This Is What a 3,000-Year-Old Ancient Egyptian Mummy Sounds Like

Scientists have recreated the sound of an ancient Egyptian priest's voice with the help of his 3,000-year-old mummy.

The researchers used non-destructive CT scans to examine the larynx and throat of the priest—known as Nesyamun—and found that it was largely intact as a result of the mummification process.

Using these scans, they then created a 3D-printed vocal tract that they fitted with an artificial larynx know as the Vocal Tract Organ. Using this set-up, the team reproduced a single vowel sound that sounds like a midway point between the "e" and the "a" in the words "bed" and "bad," according to a study published in the journal Scientific Reports.

"The vocal tract 3D shape can be taken from the CT scan and then 3D-printed to create a model of Nesyamun's vocal tract—the tube from his larynx in the neck to his lips," David Howard, an author of the study from Royal Holloway, University of London, told Newsweek. "This is then placed on the loudspeaker that is part of the Vocal Tract Organ which plays the typical sound produced by a human larynx into the 3D tract and the resulting sound from the lip end of the tube is what Nesyamun would have sounded like."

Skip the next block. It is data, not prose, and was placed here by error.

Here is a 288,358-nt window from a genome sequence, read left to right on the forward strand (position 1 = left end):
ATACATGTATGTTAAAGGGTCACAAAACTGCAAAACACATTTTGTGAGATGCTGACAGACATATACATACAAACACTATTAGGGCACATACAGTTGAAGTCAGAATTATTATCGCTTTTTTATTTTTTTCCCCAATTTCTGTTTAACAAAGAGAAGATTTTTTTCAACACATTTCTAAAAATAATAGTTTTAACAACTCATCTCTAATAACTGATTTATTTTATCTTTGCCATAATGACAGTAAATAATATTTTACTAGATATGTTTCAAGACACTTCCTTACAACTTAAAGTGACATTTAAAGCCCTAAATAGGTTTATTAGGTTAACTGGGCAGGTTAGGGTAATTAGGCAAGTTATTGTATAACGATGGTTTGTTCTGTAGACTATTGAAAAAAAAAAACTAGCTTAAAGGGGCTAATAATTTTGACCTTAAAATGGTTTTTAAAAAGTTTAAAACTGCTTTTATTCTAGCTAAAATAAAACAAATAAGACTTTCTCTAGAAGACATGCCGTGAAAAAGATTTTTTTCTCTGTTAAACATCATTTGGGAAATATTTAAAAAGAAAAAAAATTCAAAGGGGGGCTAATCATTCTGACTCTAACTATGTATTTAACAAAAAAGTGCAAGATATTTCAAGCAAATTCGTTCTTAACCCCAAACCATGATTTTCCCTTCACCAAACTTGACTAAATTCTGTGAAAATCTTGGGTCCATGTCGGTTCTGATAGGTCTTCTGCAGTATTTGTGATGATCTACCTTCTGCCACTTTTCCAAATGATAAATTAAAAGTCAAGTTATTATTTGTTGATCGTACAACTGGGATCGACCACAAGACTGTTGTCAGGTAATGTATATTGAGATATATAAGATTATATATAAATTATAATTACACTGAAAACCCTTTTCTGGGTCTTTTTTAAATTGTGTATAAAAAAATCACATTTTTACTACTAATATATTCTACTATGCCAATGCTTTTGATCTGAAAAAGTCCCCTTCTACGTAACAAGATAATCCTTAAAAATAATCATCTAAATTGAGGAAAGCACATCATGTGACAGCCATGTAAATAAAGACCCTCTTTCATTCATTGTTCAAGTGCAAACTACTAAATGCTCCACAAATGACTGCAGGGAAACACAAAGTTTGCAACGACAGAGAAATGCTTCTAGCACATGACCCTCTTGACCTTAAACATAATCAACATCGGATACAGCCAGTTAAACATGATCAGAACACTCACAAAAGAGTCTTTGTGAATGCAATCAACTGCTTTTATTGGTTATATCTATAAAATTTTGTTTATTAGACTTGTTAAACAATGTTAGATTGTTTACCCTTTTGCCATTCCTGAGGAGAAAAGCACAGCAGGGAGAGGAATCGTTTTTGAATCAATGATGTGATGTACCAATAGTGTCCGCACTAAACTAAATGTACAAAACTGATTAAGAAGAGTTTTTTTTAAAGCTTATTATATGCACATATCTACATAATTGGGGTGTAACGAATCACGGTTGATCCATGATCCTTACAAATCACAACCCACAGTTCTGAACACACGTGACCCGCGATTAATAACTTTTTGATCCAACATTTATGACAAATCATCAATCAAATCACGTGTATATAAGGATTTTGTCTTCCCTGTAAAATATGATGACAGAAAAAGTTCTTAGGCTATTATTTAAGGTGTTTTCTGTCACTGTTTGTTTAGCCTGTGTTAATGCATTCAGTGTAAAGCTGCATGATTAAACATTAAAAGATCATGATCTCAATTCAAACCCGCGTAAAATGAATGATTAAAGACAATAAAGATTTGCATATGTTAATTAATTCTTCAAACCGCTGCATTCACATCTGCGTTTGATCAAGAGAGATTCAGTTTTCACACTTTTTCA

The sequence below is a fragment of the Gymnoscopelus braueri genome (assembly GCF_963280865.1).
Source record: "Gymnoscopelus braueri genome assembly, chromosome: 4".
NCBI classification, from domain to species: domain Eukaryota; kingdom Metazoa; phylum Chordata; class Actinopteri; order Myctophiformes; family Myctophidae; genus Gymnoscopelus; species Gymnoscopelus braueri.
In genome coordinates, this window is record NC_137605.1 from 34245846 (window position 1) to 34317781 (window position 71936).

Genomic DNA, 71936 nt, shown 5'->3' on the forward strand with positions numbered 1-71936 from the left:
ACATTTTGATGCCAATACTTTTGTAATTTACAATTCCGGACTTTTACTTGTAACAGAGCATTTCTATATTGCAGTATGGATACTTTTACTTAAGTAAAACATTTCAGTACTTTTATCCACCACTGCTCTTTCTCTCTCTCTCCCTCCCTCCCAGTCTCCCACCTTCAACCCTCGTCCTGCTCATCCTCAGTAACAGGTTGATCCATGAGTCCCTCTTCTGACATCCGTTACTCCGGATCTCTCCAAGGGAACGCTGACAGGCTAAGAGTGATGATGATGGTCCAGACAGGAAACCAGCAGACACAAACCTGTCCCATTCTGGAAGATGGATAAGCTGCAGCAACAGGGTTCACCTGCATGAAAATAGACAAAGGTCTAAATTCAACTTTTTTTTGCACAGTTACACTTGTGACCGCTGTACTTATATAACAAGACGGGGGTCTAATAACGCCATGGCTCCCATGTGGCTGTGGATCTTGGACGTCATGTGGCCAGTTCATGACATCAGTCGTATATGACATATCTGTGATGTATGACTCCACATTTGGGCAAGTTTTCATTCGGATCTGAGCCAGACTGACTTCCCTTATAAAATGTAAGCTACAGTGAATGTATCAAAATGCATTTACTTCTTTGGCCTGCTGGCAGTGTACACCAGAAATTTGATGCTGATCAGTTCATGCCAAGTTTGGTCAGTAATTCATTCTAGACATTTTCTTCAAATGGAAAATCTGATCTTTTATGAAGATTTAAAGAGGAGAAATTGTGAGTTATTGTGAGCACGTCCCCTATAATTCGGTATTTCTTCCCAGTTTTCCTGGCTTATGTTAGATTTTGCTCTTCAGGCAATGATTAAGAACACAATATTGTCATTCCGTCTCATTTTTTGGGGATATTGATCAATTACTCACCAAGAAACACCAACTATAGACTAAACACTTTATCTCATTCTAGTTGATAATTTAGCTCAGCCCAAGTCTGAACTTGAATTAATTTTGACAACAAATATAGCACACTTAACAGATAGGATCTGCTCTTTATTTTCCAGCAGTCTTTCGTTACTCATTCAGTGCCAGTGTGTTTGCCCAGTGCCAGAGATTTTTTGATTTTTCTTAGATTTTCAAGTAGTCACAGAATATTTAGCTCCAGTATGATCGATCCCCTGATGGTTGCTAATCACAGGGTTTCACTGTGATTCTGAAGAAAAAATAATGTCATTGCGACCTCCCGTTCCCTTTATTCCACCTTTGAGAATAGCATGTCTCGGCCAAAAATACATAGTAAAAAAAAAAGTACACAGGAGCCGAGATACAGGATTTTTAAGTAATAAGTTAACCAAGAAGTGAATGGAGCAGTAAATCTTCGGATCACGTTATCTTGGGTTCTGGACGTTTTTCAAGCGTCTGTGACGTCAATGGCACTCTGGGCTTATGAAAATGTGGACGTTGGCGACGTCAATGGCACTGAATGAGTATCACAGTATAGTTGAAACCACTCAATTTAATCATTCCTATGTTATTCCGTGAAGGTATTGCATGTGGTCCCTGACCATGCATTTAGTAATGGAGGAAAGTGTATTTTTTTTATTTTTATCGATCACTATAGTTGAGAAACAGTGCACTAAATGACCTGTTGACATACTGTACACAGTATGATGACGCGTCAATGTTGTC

"The resulting sound is a single vowel-like sound because we only have that one vocal tract shape for him," he said. "This one shape is also the shape of his tract as he is interred so it is not necessarily part of a spoken sound. However, it is a sound from his unique vocal tract and for that reason, it can be linked to what he sounded like."

The idea behind the project was to investigate the feasibility of restoring the vocal sounds of ancient human remains, with the aim of helping people to engage with the past in a novel way.

"Since [restoring the sound] would require the perfect preservation of the vocal tract, the process is only feasible when the soft tissue is completely intact, as in the case of mummified remains, be they naturally preserved European bog bodies or artificially preserved Egyptian mummies," Howard said.

Nesyamun mummy
The 3,000-year-old coffin of Nesyamun, on display at Leeds City Museum Leeds City Museum

While the researchers did not synthesize Nesyamun's actual speech, they say the study provides the methodology for creating vocals sounds from the past using modern technology. This could pave the way for the possibility of creating more complex speech sounds in the future.

Experts believe that Nesyamun was a high-ranking priest and scribe at the state temple of Karnak in Thebes—modern-day Luxor—over 3,000 years ago during the politically volatile reign of pharaoh Ramses XI (c. 1099-1069 BC).

"As the only mummified body securely dated to this key period in Egyptian history, Nesyamun had died in his mid-50s, his body revealing severely worn, rather protruding teeth, and his larynx apparently intact," Howard said.

After his death—which likely occurred as a result of a severe allergic reaction—he was mummified and placed in an ornate coffin decorated with scenes from the Egyptian Book of the Dead. The mummy is currently on display at a museum in the English city of Leeds, where it has resided since 1823.